• 8th Hikōtai
  • 301st Hikōtai
  • 302nd Hikōtai
  • 303rd Hikōtai
  • 304th Hikōtai
  • 305th Hikōtai
  • 306th Hikōtai
  • 501st Hikōtai

During the show F-4EJ aircraft 47-8336 performed a great display was from the 23rd Flying Training Squadron which is part of the Air Development and Test Wing.

JASDF Hamamatsu Airshow 45 (1 of 1)

JASDF Hamamatsu Airshow 46 (1 of 1)

JASDF Hamamatsu Airshow 47 (1 of 1)

JASDF Hamamatsu Airshow 48 (1 of 1)

JASDF Hamamatsu Airshow 50 (1 of 1)

Gear down dirty pass.

JASDF Hamamatsu Airshow 53 (1 of 1)

JASDF Hamamatsu Airshow 54 (1 of 1)

‘because I was inverted’

JASDF Hamamatsu Airshow 55 (1 of 1)

JASDF Hamamatsu Airshow 56 (1 of 1)

Powered by two General Electric J79-GE-17A after-burning turbojet engines, which produce some 11,905 lbf (52.96 kN) thrust each dry, 17,845 lbf (79.38 kN) with afterburner.

After the Phantom display which was loud and impressive anything else would almost seem lack lustre. However a nine ship formation of Kawasaki T-4s wasn’t half bad.

JASDF Hamamatsu Airshow 57 (1 of 1)

JASDF Hamamatsu Airshow 58 (1 of 1)

JASDF Hamamatsu Airshow 59 (1 of 1)

JASDF Hamamatsu Airshow 60 (1 of 1)

JASDF Hamamatsu Airshow 61 (1 of 1)

JASDF Hamamatsu Airshow 62 (1 of 1)

JASDF Hamamatsu Airshow 67 (1 of 1)

JASDF Hamamatsu Airshow 69 (1 of 1)

JASDF Hamamatsu Airshow 70 (1 of 1)

Base Displays

After the main displays there was a break for lunch, during this period I headed into the main base to record the day’s activities. 

JASDF Hamamatsu 103 (1 of 1)

The base was full of interesting displays, this included several T-4s in various degrees of servicing.

JASDF Hamamatsu Airshow 71 (1 of 1)

JASDF Hamamatsu Airshow 72 (1 of 1)

One of the local schools had their kids come to the base and paint up some of the fuel tanks for the T-4s.

JASDF Hamamatsu Airshow 73 (1 of 1)

This particular T-4 preformed landing gear retraction test throughout the day.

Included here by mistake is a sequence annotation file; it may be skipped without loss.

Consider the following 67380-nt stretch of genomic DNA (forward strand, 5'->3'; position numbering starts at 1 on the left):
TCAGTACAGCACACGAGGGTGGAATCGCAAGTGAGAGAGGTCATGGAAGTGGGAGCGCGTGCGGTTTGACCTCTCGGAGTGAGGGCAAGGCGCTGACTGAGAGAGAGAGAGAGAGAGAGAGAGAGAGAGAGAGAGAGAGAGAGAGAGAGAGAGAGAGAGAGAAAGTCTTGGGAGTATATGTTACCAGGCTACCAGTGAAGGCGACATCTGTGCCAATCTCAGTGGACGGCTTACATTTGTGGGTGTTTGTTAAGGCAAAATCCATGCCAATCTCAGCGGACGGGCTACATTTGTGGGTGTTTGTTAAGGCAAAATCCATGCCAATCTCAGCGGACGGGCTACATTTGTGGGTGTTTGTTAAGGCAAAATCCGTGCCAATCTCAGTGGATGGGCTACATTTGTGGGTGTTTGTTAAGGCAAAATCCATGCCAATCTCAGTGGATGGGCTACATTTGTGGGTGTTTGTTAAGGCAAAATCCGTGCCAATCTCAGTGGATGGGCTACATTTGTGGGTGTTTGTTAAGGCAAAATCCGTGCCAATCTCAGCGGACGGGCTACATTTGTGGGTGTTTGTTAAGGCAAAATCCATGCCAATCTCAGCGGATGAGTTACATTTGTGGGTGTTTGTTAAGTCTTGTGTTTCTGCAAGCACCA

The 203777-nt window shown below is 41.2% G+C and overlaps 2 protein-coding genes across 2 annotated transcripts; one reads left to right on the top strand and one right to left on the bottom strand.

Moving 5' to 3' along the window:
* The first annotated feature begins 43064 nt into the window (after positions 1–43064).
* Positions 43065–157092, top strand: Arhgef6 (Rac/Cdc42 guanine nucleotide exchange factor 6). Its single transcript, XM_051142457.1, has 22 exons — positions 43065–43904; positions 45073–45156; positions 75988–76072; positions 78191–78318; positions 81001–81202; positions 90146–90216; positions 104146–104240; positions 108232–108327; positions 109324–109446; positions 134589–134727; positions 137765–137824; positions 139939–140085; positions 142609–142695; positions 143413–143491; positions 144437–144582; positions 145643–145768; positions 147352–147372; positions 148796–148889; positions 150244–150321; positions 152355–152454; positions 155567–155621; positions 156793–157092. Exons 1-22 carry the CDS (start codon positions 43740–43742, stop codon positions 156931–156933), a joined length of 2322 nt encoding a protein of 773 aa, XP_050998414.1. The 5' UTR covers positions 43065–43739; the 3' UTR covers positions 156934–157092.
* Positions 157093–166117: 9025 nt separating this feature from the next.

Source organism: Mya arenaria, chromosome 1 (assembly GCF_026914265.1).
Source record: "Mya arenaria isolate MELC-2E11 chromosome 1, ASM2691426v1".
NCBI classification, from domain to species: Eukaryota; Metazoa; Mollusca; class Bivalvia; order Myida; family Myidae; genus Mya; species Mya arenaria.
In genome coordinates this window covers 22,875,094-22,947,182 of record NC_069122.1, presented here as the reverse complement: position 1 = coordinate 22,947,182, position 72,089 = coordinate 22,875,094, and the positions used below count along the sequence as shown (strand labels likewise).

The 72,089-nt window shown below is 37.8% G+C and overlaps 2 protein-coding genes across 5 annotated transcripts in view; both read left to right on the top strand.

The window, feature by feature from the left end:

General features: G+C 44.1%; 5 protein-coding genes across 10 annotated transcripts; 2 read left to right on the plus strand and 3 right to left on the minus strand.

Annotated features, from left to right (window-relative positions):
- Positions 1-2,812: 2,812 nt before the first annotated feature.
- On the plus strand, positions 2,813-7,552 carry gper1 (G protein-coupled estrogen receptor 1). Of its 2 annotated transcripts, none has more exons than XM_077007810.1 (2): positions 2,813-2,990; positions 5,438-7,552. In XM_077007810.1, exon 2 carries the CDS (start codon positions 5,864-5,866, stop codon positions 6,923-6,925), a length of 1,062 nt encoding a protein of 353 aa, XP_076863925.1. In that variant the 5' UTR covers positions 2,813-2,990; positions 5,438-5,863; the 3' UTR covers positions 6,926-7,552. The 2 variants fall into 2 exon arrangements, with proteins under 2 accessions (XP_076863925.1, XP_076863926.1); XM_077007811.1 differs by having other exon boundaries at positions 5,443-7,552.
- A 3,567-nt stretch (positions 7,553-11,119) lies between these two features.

JASDF Hamamatsu Airshow 74 (1 of 1)

T-4 06-5641 is seen sporting the Rugby World Cup decals which is being hosted in Japan in 2019.

JASDF Hamamatsu Airshow 75 (1 of 1)

F-15J, 72-8888 was the static display aircraft for the show.

Mitsubishi F-2

The Mitsubishi F-2 is a multirole fighter derived from the General Dynamics F-16 Fighting Falcon, and manufactured by Mitsubishi Heavy Industries and Lockheed Martin, with a 60/40 split in manufacturing between Japan and the United States. Production started in 1996 and the first aircraft entered service in 2000. The first 76 aircraft entered service in 2008, with a total of 94 airframes produced. On display at the show was an F-2 from the 1st Training School. The primary role of the 1st TS is to provide the full gamut of technical training on the maintenance of the aircraft in service with the JASDF and the weapons with which the combat aircraft types are armed.

JASDF Hamamatsu 104 (1 of 1)

This F-2 belonging to the 航空自衛隊第1術科学校 (1st Technical School kōkūjieitai-dai-ichi-jutsukagakkō) is a training unit belonging to Air Training Command based at Hamamatsu Air Base. The school flies the F-2, F-4, F-15, T-4 and T-7.

JASDF Hamamatsu 105 (1 of 1)

The aircraft wasn’t in any easy position to photograph it sadly.

JASDF Hamamatsu Airshow 76 (1 of 1)

Beechcraft T-400 Jayhawk 41-5054 was on the static display line after its air display.

Bell AH-J Cobra

JASDF Hamamatsu Airshow 78 (1 of 1)